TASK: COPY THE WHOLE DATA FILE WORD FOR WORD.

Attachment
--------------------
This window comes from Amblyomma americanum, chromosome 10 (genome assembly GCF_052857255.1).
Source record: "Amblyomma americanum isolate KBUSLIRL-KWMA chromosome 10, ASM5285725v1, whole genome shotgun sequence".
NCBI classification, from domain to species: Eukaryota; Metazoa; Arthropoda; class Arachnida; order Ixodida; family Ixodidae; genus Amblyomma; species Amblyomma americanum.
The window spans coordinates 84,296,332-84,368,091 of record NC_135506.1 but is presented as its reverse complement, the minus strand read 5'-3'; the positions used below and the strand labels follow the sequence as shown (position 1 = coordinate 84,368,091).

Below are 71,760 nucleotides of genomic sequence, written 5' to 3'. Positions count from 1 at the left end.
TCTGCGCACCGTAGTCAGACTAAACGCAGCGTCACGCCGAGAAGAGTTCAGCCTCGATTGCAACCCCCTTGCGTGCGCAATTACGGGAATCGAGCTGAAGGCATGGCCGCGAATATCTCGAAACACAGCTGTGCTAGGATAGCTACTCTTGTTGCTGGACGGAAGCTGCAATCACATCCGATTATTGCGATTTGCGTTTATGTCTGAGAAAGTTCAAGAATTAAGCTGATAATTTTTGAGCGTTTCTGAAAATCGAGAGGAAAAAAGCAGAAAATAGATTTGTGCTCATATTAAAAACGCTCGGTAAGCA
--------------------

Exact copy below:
This window comes from Amblyomma americanum, chromosome 10 (genome assembly GCF_052857255.1).
Source record: "Amblyomma americanum isolate KBUSLIRL-KWMA chromosome 10, ASM5285725v1, whole genome shotgun sequence".
NCBI classification, from domain to species: Eukaryota; Metazoa; Arthropoda; class Arachnida; order Ixodida; family Ixodidae; genus Amblyomma; species Amblyomma americanum.
The window spans coordinates 84,296,332-84,368,091 of record NC_135506.1 but is presented as its reverse complement, the minus strand read 5'-3'; the positions used below and the strand labels follow the sequence as shown (position 1 = coordinate 84,368,091).

Below are 71,760 nucleotides of genomic sequence, written 5' to 3'. Positions count from 1 at the left end.
TCTGCGCACCGTAGTCAGACTAAACGCAGCGTCACGCCGAGAAGAGTTCAGCCTCGATTGCAACCCCCTTGCGTGCGCAATTACGGGAATCGAGCTGAAGGCATGGCCGCGAATATCTCGAAACACAGCTGTGCTAGGATAGCTACTCTTGTTGCTGGACGGAAGCTGCAATCACATCCGATTATTGCGATTTGCGTTTATGTCTGAGAAAGTTCAAGAATTAAGCTGATAATTTTTGAGCGTTTCTGAAAATCGAGAGGAAAAAAGCAGAAAATAGATTTGTGCTCATATTAAAAACGCTCGGTAAGCA